Unraveled Wednesday, 9/30/20.

Joining Kat and friends for Unraveled Wednesday.


I have been ungodly busy the past few weeks, really since mid-June, with treasurer stuff. Last Friday I announced, very loudly, the I WAS CAUGHT UP! Of course, the mailman brought more checks the next day so my being caught up only lasted a few hours, but at least there is no backlog now.


The Residence: Inside the Private World of the White House by Kate Andersen Brower. People who work in the White House — cleaners, cooks, florists, repairpersons — are a close-mouth bunch, intent on keeping the private lives of the First Family private, but there is enough here to make a decent read. The workers clearly loved Bush II’s family more than any other; the Clintons come in for some soft-voiced criticism. 3★

God Rest Ye Merry Gentlepig by Tad Williams. This had been lurking in my Kindle app for years; I finally read it. It is a humorous novella about a being that must join in the judging of people when they die. Cute, enjoyable.

The Daughter of Foxcote Manor by Eve Chase. Mystery/suspense. Okay. 3★

Long Bright River by Liz Moore. OMG, this was sooo good! It starts as a police procedural but goes on to be a well-written and deeply moving story of families and origins and the desire to do well — or not. As a person whose future always assumed college and a good job, I found the culture in this book so very, very different from my own. The novel is set in a Philadelphia neighborhood besieged by the opioid crisis and attendant crime. Any number of the secondary characters are addicts or dealers or both, and their view of anyone who tries to better themselves is that they “…think they are better than us.” The main character is a woman police officer with an addicted sister. They were raised by their grandmother, who is a real piece of work. Highly recommend. 5★

Caged by Ellison Cooper. Reading this FBI procedural immediately after Long Bright River made me realize exactly how good the latter was. The writing in Caged is flat, the characters two-dimensional at best, and the plot ordinary. 2★

The Alice Network by Kate Quinn. This one was for my book group. I had read it last year, but it was so good that I didn’t mind reading it again. Story is about a spy network in WWI run by a woman, Alice. The main characters are fictional but many of the others were real women who sacrificed so much to help defeat the Germans. Excellent. 4★

The Blackhouse by Peter May. This is the first book of a trilogy set in the Outer Hebrides. Protagonist is a police detective from Edinburgh sent to help investigate a murder on his home island, the Island of Lewis. He must confront his past, having never returned to the island since he left at 18. The descriptions of the landscape and settings are magnificent, but after 200 pages of them I found it difficult to finish the last 250 pages. 3★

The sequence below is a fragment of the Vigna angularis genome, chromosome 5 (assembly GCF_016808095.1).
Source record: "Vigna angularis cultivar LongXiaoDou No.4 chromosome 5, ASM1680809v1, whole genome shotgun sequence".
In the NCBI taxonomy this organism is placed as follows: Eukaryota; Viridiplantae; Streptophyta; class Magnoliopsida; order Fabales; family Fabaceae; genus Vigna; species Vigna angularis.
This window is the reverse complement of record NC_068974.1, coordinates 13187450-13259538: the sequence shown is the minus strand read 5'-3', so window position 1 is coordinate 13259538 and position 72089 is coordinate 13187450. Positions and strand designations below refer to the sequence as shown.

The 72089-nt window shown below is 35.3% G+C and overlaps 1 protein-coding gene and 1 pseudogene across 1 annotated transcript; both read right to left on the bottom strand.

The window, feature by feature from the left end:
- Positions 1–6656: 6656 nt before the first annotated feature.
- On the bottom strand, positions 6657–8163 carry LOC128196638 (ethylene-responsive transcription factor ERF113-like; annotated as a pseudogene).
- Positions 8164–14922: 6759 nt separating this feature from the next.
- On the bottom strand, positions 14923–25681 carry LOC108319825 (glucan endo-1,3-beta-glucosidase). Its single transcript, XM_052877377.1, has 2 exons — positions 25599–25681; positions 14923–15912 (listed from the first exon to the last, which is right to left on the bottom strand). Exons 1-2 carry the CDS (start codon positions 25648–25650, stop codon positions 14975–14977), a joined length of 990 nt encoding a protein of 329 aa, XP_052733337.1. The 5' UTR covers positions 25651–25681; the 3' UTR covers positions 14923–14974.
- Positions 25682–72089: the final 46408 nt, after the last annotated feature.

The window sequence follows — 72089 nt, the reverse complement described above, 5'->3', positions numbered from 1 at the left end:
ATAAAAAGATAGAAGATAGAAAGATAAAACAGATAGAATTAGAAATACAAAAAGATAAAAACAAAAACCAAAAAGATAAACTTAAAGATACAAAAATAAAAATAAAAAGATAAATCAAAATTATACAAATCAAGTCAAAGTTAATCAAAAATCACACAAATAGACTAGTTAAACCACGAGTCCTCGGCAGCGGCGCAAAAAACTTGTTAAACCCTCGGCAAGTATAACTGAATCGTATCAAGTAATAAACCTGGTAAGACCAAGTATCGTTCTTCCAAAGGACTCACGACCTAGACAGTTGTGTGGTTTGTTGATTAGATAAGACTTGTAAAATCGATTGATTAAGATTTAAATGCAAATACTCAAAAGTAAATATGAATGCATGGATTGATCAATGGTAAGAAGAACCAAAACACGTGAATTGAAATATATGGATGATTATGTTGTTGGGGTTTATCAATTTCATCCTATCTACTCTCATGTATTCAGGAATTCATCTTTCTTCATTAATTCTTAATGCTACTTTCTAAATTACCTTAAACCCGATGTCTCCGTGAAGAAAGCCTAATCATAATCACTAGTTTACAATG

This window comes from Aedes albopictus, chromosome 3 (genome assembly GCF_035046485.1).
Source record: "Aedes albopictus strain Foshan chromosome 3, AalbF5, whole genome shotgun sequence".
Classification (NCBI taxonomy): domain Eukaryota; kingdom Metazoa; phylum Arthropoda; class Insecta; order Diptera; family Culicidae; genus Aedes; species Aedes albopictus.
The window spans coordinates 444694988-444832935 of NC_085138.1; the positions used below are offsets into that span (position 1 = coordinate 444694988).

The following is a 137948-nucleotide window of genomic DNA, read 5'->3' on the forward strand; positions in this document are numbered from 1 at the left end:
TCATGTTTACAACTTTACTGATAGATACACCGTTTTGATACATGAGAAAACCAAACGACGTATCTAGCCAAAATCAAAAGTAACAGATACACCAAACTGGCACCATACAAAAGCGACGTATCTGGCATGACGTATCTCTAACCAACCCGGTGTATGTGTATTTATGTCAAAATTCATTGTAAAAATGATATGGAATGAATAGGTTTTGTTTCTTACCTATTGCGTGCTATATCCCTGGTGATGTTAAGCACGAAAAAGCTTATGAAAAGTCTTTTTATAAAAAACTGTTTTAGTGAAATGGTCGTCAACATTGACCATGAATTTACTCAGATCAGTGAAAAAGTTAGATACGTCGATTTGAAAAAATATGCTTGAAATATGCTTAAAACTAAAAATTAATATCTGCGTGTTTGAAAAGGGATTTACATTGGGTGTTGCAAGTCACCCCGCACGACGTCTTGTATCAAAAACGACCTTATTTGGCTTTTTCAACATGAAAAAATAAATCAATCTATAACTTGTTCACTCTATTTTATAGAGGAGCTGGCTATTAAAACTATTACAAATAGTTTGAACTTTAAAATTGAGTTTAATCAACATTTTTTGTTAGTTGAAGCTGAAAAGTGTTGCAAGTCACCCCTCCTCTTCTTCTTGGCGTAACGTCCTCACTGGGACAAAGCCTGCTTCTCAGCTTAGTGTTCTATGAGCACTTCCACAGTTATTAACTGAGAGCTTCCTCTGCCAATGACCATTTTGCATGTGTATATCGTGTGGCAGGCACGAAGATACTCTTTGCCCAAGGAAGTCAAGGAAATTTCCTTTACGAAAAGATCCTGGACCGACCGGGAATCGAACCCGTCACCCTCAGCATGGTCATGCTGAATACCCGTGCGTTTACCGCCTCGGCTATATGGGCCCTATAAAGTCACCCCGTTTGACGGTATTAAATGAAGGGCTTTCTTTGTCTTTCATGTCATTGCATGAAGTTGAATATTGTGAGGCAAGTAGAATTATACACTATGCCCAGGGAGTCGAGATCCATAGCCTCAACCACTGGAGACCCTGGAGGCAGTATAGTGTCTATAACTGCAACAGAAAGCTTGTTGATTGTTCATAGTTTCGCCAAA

The Lewis Man by Peter May. This is the second book in the Lewis trilogy. I am fond of series books, so I was looking forward to this one. But the expansive and lengthy descriptions of the landscape made it move way too slowly for me. The plot gets lost in those descriptions. Book 3 of the trilogy is going back to the library unread. 3★

The North Water by Ian McGuire. This book was far out of my usual reading circle. It is set on a whaling ship in 1859. Said ship sets out from England to kill whales in the seas around Greenland. The whaling industry had been wildly prosperous for the past 20 years, but now whales have become scarce. The author describes every scene so vividly — usually in terms of how it smelled — that the reader is Right.There. The narrative is gruesome and horrible, most of the characters loathsome, but I read it anyway. I really do not know how many stars I should give it; it was well-written but definitely not enjoyable.


The Good Place. I never watched this when it was on TV but picked it up on Netflix, which has the first three seasons. It is an absolutely delightful tongue-in-cheek tale of four people who die and are sent to The Good Place… or is it? I had to wait at least a month to get season four from the library, but it was worth it. 5★

The Night Manager. I found this on Amazon Prime and started watching it because it had Hugh Laurie. (I would listen to him read the phone book.) It is a six-episode miniseries — called Season 1, so there is a possibility of more someday — focusing on bringing down a major arms dealer. Acting is excellent — what else would you expect from Hugh Laurie, Tom Huddleston, and Olivia Coleman, cinematography is magnificent, and the plot gripping. Highly recommend. 5★

Outlander. Smokey is re-watching this from the beginning because he joined me watching it somewhere mid-series. Another excellent watch for all the same reasons as The Night Manager. 5★

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5 Responses to Unraveled Wednesday, 9/30/20.

  1. Kym says:

    Okay. Definitely putting Long Bright River on my to-read list and The Night Manager on my to-watch list! XO

  2. Kat says:

    I agree with you on The Nightmanager! Brilliant television for sure! I am with Kym in adding Long Bright River to my list! Thank you!

  3. gayle says:

    Also adding Long Bright River and Night Manager to my lists! Thanks!
    I’ve read a lot of Tad Williams’ work and enjoyed it. He mostly does series, but Tailchaser’s Song and The War of the Flowers are both fun stand-alones.

  4. The White House book looks good. I think I have it on my Kindle Fire

  5. Getting caught up is a wonderful thing! I hope you have more time to relax soon. (Unless relaxation isn’t actually relaxing right now. In that case I hope you stay busy.)

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